Minds will boggle at what needs to be done - or what doesn't; Dave Kilcoyne's rush of blood against Leinster may be costly when the numbers are crunched at 5pm or so in three weeks' time.
"I haven't worked out permutations, because it's very difficult to work out what's going to happen around you," acknowledges Edinburgh coach Alan Solomons.
"All we've done is say we've got a bit of a mountain to climb here, but let's take it one game at a time. Leinster is going to be a massive game."
That RDS clash kicks off proceedings this week and, with the Scottish capital side also travelling to Cork to face Munster in a fortnight, it is fair to say that they will have more of a say than most in determining who makes the final four.
Every team in the top nine, bar Scarlets, moved up or down a notch in round 18 which shows that, whatever about a lack of quality, the league has finally become ultra competitive (unless you're Italian).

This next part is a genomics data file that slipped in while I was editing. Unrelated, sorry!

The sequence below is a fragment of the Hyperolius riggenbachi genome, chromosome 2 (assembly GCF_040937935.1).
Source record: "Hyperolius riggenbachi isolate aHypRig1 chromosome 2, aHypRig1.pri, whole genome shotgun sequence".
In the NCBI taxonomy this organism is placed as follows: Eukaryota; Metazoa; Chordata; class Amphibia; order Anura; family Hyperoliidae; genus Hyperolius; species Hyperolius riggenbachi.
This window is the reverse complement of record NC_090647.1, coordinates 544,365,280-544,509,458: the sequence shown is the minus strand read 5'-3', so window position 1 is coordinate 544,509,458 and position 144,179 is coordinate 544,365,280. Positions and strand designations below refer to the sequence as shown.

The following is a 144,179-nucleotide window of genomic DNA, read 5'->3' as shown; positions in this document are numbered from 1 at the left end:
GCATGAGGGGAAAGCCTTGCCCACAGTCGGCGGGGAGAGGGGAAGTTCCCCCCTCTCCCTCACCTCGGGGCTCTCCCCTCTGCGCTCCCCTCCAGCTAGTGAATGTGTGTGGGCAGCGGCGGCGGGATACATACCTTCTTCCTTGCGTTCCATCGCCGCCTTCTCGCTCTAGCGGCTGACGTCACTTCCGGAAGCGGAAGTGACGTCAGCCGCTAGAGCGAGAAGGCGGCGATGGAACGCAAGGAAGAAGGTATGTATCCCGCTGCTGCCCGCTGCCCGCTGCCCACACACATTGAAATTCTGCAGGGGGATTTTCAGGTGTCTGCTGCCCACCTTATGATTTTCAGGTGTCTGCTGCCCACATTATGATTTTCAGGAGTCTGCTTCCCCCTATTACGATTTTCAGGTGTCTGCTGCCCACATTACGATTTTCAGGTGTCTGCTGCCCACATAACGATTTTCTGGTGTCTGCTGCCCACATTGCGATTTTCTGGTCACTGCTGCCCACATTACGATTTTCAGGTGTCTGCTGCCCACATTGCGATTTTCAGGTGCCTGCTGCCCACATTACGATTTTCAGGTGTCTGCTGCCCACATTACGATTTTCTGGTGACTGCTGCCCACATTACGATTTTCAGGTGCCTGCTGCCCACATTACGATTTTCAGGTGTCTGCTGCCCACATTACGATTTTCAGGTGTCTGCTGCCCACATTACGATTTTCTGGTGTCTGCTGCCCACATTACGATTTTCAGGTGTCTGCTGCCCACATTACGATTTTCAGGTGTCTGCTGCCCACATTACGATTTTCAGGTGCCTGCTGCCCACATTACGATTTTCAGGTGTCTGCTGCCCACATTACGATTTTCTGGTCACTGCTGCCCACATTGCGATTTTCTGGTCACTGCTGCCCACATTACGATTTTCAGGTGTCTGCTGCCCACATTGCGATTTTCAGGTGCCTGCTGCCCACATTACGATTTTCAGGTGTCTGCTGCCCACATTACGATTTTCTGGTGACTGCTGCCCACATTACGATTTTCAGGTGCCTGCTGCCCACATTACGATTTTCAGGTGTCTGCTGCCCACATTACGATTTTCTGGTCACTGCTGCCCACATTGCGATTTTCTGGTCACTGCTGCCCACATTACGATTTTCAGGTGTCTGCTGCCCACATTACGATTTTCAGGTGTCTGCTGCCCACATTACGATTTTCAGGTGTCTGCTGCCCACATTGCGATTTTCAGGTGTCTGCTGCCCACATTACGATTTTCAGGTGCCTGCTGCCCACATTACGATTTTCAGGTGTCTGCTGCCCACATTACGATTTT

Leinster (63 points)
(Regular-season odds 8/11; Title odds 5/4)
Run-in - April 15: Edinburgh (h), April 30: Ulster (a), May 7: Treviso (h)
They may offer more functionality than flair but after last season, many supporters won't mind but a horrendous European campaign showed how far off the pace they remain.
They will have a fortnight to prepare for a difficult trip to Belfast and they may be conscious of remaining unbeaten in order to retain their grip on a vital home semi-final.
Prediction: 76 points
Connacht (63 points)
Run-in - April 16: Munster (h), April 29: Treviso (a), May 7: Glasgow (h)
It remains to be seen how European exit will affect them; if anything, they should be energised at how they are continuing to grow their game and a real statement would be a maiden seasonal double over an average Munster.
Treviso should not be a stumbling block, given the exalted standards set by Lam's men which would leave a sensational finale on the final day in Galway with a home semi-final at stake for the winners.
Prediction: 72 points
Glasgow (61 points)
Run-in - April 16: Scarlets (a), April 29: Zebre (h), May 7: Connacht (a)